Back on the 5th December last year we reported on the incident where Heather Cho, the daughter of the Chairman of Korean Air, Cho Yang-ho, created more than just a commotion over the incorrect presentation of some peanuts on board her flight. Rather than simply admonishing the member of the cabin staff for the error, she demanded the plane return to the terminal and the Chief Steward be removed after being struck by her several times with her tablet computer and also being forced to kneel and beg forgiveness from her.
At the time, Heather Cho held the position of Vice-President Korean Airlines, Chief Executive of KAL Hotel Network, Wangsan Leisure Development, and Hanjin Travel Service, and she was also a Board Director of Korean Air. Initially the airline issued an apology stating that her actions were in accordance with her role of inspecting in-flight service and airplane safety. However this appeased few, and her father was soon to follow up the incident by publically apologising for his daughter’s actions, blaming himself for the way he had raised her. He not only removed her from her position with Korean Air, but also from all other positions she held in any of her father’s companies.
One of the problems in South Korea is that many of the major companies are family-owned organizations, known as chaebols. Some of the families operating these businesses have often been accused of high-handedness and acting with impunity, of which this was a prime example. The incident in question involved a flight attendant who served her a bag of nuts still in their original packet, as per the airline’s protocol. However as a first class passenger Heather Cho felt the nuts should have been served to her in a bowl. She rebuked the attendant, but demanded the chief steward be removed from the flight.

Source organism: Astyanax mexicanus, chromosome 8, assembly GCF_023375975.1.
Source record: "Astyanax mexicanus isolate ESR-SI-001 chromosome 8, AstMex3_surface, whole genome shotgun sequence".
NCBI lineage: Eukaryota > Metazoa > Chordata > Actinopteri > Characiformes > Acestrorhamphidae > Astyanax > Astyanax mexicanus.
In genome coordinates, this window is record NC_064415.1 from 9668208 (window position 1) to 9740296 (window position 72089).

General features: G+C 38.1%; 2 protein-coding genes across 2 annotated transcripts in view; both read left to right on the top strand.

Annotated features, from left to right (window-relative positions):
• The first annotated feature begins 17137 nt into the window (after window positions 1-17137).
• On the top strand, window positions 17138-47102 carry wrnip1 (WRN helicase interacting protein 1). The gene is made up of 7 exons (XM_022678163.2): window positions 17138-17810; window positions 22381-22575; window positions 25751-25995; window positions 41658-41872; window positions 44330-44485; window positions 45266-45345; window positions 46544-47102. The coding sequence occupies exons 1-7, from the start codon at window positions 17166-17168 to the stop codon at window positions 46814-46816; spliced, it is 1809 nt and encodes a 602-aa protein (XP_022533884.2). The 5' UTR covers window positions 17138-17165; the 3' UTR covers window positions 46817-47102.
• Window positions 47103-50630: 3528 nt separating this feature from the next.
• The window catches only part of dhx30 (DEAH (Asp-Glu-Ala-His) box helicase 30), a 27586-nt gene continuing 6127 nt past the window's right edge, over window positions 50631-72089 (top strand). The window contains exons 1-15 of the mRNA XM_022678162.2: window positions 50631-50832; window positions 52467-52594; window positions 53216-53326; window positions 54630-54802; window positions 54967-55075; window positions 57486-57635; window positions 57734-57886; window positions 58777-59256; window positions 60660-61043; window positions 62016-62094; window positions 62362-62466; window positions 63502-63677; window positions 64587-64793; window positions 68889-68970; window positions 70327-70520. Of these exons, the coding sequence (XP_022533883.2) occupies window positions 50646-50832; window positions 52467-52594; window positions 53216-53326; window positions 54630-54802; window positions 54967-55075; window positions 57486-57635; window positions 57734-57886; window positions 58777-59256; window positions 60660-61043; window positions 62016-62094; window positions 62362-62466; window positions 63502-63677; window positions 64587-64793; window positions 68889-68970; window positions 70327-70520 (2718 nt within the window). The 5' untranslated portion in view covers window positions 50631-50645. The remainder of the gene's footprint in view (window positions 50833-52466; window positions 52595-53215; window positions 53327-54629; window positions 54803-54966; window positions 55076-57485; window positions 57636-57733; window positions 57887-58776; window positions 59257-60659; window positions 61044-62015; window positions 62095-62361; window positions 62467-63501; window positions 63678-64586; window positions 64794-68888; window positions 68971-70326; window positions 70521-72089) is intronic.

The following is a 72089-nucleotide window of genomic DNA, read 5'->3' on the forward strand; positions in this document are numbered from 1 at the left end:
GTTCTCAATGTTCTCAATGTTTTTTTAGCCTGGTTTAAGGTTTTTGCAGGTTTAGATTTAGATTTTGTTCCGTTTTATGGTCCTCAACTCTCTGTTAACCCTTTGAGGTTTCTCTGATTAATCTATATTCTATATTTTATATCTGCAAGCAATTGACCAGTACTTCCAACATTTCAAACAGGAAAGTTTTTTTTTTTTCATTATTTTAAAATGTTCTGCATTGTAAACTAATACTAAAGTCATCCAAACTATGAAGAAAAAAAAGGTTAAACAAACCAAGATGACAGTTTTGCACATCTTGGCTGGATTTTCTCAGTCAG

As the plane had already left the departure gate (but not taxied far), this caused a delay in the flight’s departure from New York’s JFK airport as the plane had to return and the chief steward be removed. However Heather Cho did not take into account how her actions and demands would be seen by the public and how the South Korean Government would view the situation. Shortly after the event she was charged with obstructing aviation safety.
Sentencing her to one year in prison, Judge Oh made it very clear he felt she had not shown sufficient remorse since she had submitted letters of apology to the court. The judge indicated that Cho had treated the flight “as if it was her own private plane”, adding that “It is doubtful that the way the nuts were served was so wrong.” He rejected her defense’s plea that the plane was still being pushed away from the entrance gate and therefore there was no safety issue. Judge Oh felt that from the moment the plane left the departure gate it was considered to be ‘in flight.’